Acknowledgement of First Nations' Territory
We respectfully acknowledge that Indigenous peoples have lived in the lands that make up present-day British Columbia for countless generations.
We encourage you to learn more about Indigenous cultures and support Indigenous businesses on your travels around BC. Visit Indigenous Tourism BC for more information.
It is possible to reach any of the suggested destinations above without needing to drive. However, traveling by car can allow you opportunities to venture further out from the urban centres. See below for information about various modes of transportation.
Outdoor adventure safety tips
Adventurers travel from around the world for a chance to experience world-class skiing, biking, hiking, camping, and other adventure sports in BC. While the rewards can be great, there are risks to be aware of whenever venturing into the wilderness or engaging in any adventure sport.
The tips below can help you to plan for a safer outdoor adventure.
1. Do your research
Research in advance so that you are aware of any risks you may encounter and so that you have a plan to minimize any potential danger. Many wilderness areas – including some even within Metro Vancouver – have no cell phone signal. Prepare a paper copy of any maps, hiking trail descriptions, etc. that you may need to refer to. Check the forecast before you go and always be prepared for the weather to change. Vancouver Trails is a great resource for planning local hiking trips.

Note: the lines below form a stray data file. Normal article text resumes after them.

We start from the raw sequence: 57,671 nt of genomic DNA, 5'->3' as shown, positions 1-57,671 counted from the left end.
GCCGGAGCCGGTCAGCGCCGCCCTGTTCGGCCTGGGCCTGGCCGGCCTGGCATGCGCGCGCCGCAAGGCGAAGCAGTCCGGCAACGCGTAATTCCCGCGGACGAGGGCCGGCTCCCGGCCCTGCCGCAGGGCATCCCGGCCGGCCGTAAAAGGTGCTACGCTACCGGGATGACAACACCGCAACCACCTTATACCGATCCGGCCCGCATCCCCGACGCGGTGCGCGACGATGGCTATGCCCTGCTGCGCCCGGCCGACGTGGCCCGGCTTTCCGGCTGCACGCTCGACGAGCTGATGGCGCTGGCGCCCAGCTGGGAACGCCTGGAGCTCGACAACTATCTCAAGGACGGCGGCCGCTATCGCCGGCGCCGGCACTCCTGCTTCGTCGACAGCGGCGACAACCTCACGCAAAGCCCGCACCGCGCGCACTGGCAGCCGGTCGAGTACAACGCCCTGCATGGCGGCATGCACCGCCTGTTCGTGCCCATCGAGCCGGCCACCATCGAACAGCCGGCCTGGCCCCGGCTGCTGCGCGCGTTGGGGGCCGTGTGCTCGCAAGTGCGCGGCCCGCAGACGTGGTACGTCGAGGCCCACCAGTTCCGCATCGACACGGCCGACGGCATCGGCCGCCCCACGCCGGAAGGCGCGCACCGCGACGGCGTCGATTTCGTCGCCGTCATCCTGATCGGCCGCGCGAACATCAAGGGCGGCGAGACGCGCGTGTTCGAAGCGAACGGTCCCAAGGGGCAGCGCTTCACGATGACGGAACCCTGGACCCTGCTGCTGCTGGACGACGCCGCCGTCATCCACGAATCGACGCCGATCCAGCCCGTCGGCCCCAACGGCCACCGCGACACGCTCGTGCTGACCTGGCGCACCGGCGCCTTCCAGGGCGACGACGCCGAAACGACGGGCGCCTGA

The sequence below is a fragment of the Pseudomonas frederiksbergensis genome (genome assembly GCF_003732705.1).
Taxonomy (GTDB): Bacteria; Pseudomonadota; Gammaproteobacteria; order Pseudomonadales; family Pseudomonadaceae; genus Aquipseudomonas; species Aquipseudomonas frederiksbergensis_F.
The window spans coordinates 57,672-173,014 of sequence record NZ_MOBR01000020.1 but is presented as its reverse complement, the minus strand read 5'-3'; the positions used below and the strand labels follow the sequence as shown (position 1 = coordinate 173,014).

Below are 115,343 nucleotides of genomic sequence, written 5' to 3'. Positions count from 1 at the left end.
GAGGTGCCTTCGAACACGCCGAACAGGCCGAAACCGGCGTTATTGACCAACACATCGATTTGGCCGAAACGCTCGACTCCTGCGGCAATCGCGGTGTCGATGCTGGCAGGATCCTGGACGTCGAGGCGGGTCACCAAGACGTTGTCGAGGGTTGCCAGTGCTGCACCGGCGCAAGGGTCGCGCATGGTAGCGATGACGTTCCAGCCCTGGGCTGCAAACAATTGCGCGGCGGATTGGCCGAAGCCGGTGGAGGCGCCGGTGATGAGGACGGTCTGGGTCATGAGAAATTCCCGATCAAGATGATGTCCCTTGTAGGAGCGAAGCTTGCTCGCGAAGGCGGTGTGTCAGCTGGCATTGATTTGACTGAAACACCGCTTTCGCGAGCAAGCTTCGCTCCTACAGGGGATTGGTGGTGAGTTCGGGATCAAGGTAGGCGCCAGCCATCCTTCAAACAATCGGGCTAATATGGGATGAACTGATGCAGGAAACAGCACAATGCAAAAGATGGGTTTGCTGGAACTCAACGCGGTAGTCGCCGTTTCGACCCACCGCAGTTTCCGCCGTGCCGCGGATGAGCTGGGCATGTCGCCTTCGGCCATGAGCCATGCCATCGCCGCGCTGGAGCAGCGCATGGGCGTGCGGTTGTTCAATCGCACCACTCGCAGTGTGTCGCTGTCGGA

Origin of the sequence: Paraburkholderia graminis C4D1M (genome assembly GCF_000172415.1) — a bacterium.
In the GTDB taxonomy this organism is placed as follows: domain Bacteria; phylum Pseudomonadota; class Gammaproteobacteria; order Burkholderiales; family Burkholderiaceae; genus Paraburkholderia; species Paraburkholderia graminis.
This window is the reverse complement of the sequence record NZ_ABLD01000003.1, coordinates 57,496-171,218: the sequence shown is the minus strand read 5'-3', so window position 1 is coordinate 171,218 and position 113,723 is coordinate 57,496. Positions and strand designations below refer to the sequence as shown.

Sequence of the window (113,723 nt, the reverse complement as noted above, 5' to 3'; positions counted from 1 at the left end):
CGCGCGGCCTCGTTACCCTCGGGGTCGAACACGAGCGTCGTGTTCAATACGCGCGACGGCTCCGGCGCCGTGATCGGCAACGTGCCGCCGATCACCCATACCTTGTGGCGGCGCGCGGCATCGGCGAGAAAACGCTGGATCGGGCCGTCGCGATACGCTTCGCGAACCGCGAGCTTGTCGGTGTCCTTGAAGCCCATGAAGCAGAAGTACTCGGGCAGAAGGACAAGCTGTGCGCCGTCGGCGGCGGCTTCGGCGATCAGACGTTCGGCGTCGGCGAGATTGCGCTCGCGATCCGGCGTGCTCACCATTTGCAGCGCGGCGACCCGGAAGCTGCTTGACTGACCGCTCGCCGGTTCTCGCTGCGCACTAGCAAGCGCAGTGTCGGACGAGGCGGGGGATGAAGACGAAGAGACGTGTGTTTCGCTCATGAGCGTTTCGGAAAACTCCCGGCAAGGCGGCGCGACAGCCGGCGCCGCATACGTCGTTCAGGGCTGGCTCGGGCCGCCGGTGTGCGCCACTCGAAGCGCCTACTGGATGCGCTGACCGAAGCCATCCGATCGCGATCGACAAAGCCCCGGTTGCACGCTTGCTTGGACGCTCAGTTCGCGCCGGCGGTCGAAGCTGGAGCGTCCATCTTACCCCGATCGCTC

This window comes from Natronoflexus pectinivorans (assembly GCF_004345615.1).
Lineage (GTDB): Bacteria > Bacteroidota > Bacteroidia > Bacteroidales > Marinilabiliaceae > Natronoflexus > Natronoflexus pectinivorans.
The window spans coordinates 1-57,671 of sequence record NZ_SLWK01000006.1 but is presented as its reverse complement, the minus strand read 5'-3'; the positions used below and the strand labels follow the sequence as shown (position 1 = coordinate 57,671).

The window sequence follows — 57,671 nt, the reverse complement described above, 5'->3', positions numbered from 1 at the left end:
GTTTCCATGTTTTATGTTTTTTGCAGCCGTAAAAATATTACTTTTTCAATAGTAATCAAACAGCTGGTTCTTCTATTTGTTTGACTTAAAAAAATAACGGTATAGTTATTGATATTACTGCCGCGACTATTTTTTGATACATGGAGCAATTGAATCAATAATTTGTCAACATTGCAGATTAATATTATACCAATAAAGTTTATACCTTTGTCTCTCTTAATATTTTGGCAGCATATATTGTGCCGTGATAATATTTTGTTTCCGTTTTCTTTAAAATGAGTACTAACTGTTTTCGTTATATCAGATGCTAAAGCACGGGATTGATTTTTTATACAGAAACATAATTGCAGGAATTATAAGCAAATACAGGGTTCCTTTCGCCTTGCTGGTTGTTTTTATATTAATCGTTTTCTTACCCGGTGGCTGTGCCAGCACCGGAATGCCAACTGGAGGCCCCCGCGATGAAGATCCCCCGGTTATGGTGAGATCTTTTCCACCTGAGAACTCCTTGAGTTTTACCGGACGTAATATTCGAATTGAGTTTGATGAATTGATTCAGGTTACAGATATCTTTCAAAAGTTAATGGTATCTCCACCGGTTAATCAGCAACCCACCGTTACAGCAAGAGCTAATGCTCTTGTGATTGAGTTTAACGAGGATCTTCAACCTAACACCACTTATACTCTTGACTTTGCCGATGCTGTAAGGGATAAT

2. Prep your gear
As the age-old proverb goes, “Prepare for the worst, hope for the best”. It’s always a good idea to bring plenty of extra food and water, layers of clothing that can protect you from the elements, and emergency supplies such as a first aid kit. Mountain Equipment Company’s packing lists are an excellent resource.
3. Share your plan
Bringing a buddy can make your adventure safer, but it’s important when heading onto a serious hiking trail to share your plan (including when you plan to return) with someone NOT joining you. That way if you run into trouble and are not able to check in with them later, they notify emergency services and help a search and rescue team locate you.
4. Mind the wildlife
Co-existing with bears, coyotes, and other wildlife is a reality of life in BC. You can try to avoid animal encounters by minimizing animal attractants (such as food) and making noise such as talking or clapping your hands on a hiking trail. Carrying bear spray and knowing how to use it is a good idea just in case. If you do encounter any kind of animal in the wild, make sure to give it plenty of space. Review BC Parks: Staying Safe in Bear Country if you plan to go camping.
Outdoor adventure activities
Follow the links below to help plan your next outdoor adventure!